The video below shows some examples of pilot holes being cut for the LEDs and the boundaries being cut:

Cutting Title Letters

We also used the CNC to cut the individual letters for Vermont. I tried out NCPlot which worked pretty well for generating g-code for the letters. I had to re-order the cuts though on letters like the "R" and "O" since I discovered a little too late that it didn't cut the holes before it cut the letter boundary itself. Here's a video of the title letters being cut and sanded:

Planning/Cutting the Legend

We sized the legend panel so that it couldaccommodatethe 15 product entries with LED holes spaced sufficiently. It also had to fit in the center cardboard panel to the bottom right of the state. The primary control buttons were also located on the legend panel at the bottom. So mostly the CNC was used to drill the legend pilot holes for all the LEDs as well as for 5 buttons and to cut out the rectangular border for the panel. legend640

And here's the legend panel being cut:

Gluing/Sanding/Painting the Wood Parts

The four quarter pieces of the state were glued together with wood glue. These joins were along straight edges. Thin strips of wood were used along the seams in the back to strengthen the seams (these had to be cut away from a couple of the holes with a dremel). The state, letters, and legend pieces were all sanded and painted. The rivers and water areas on the state were painted with blue glitter paint. Here's a video of the painting process:

Also, before the water features were painted, as shown in the video above, they were traced using a projected overlay as shown below:

Attaching the LEDs

All the LED holes were drilled so the LEDs protrude through the holes and the flat part containing the ICs are flush against the wood on the back side. Hot-melt glue holds each LED in place. The LED chain begins at the bottom of the legend panel where the LEDs fill all the holes from bottom to top and then they jump over to the map where they traverse the 35 holes there. In a couple of cases an LED didn't reach a hole and had to be skipped (since we didn't want to cut the two 25 LED strands). I debated about actually writing some code to search for the best way to cover the holes with a minimum of skipped LEDs (a familiar algorithms problem) -- but missing 2 wasn't so bad. As a result, we need to put together a 2 LED extension (using the other JST plug from the set) and add that to the chain. The photo below shows a top view of the board where you can see the cardboard layer, mounting blocks, and map layer.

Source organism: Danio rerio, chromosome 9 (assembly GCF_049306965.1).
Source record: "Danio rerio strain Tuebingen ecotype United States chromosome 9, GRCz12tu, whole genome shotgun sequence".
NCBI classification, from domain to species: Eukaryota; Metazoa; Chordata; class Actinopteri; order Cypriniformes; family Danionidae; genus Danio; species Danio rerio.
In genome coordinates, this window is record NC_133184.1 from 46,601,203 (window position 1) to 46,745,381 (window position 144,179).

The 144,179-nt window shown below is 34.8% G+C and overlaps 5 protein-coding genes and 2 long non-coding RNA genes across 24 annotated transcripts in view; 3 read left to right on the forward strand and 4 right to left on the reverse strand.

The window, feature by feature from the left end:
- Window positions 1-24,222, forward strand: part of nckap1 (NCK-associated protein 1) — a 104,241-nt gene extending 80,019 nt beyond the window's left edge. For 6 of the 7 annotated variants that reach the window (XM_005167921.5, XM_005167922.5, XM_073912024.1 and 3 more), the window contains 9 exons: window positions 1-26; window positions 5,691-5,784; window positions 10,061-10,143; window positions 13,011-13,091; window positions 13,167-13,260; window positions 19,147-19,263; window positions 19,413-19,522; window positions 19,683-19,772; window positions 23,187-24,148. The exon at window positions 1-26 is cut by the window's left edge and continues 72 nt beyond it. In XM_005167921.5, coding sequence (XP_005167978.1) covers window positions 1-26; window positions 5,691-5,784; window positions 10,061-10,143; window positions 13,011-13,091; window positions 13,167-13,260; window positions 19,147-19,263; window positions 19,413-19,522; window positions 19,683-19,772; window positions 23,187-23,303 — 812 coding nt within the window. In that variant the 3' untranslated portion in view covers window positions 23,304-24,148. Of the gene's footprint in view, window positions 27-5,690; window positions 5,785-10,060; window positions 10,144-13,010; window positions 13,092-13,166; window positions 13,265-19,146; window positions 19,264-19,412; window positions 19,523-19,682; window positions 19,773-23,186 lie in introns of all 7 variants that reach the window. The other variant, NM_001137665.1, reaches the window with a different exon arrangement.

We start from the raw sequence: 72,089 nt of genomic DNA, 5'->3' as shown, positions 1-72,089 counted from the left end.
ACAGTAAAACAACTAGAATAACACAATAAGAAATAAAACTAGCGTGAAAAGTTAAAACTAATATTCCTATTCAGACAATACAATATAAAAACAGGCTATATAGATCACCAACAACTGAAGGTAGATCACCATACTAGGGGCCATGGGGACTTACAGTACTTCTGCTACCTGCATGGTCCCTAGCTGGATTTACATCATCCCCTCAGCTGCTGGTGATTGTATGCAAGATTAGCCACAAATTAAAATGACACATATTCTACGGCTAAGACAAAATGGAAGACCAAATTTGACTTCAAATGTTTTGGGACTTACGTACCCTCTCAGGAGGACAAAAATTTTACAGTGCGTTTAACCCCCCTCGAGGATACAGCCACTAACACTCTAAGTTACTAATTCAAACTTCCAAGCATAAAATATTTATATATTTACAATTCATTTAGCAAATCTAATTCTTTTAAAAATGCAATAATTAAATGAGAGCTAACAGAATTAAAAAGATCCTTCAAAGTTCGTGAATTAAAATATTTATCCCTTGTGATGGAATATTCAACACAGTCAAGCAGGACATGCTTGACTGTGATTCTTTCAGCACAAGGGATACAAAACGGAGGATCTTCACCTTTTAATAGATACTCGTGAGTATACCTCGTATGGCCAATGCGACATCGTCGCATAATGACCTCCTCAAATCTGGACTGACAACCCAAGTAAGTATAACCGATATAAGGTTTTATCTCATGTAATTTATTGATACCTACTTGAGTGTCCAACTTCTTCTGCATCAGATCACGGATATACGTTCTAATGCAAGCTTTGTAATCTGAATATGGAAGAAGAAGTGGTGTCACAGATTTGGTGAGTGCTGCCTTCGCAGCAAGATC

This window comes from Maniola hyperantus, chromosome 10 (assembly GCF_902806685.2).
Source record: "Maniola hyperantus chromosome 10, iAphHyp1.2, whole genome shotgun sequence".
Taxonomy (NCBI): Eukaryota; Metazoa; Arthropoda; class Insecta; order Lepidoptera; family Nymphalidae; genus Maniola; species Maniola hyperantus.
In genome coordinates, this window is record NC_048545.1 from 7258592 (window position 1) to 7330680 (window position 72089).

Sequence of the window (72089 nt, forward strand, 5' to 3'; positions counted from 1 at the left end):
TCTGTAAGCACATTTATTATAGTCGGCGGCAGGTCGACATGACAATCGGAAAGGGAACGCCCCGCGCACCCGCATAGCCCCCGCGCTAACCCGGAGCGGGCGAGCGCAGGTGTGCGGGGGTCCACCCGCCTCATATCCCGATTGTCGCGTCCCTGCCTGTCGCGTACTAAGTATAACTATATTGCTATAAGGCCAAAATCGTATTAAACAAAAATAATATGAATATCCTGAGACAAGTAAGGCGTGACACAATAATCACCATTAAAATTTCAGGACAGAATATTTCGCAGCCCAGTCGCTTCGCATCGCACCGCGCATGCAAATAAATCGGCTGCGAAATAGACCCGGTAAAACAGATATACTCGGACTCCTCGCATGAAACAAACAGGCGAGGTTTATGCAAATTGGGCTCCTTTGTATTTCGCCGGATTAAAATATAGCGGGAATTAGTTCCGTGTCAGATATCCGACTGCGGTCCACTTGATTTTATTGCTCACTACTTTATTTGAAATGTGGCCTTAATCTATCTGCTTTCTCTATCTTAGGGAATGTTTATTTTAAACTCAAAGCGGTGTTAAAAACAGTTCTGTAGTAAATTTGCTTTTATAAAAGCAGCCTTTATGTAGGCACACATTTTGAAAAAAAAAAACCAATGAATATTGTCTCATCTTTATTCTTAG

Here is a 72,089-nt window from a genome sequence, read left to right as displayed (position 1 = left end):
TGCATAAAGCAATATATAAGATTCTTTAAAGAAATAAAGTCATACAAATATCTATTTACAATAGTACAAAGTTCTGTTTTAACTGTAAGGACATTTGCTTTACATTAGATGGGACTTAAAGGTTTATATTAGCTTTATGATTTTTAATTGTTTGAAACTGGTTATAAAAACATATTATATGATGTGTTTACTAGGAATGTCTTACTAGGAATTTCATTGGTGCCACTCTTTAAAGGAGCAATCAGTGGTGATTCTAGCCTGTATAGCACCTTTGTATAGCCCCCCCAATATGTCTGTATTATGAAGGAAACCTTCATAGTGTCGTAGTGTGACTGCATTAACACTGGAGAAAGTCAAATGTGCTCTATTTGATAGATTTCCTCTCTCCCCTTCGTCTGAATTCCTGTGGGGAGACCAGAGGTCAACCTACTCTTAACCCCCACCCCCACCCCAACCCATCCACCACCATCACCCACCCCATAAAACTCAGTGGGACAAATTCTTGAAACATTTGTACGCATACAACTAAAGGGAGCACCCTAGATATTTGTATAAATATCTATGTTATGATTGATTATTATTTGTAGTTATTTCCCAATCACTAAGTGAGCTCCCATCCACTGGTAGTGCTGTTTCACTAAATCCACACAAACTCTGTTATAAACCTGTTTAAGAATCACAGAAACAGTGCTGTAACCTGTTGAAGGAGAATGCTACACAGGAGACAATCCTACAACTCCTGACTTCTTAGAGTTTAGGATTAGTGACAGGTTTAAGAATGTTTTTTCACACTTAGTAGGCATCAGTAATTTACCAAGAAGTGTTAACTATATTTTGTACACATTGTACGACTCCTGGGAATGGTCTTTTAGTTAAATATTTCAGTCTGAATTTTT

There are 4 areas where buttons are needed: at the bottom of the legend panel, an "on" button at the bottom left of the state (which includes a power LED), and buttons for the song and the bird located to the left of the upper portion of the state. All of these are backed by small proto boards whose buttons and leds extend through either the wood or cardboard and which are hot-melt glued on the back. The 5 legend buttons are connected with a single 6 conductor modular phone cord. The power button/led is connected with a 4 conductor modular phone cord and then bird and song buttons jointly utilize another 4 conductor modular cord.

Mounting the Boards to the Cardboard Tri-Fold

Both the state and legend boards have wood blocks wood-glued to them in the back to allow space for the LED strand (and buttons) behind them but in front of the cardboard. Fender washers and wood screws come through the backside of the cardboard into those wood blocks, holding the boards securely on the cardboard.

Design of the Control Box Enclosure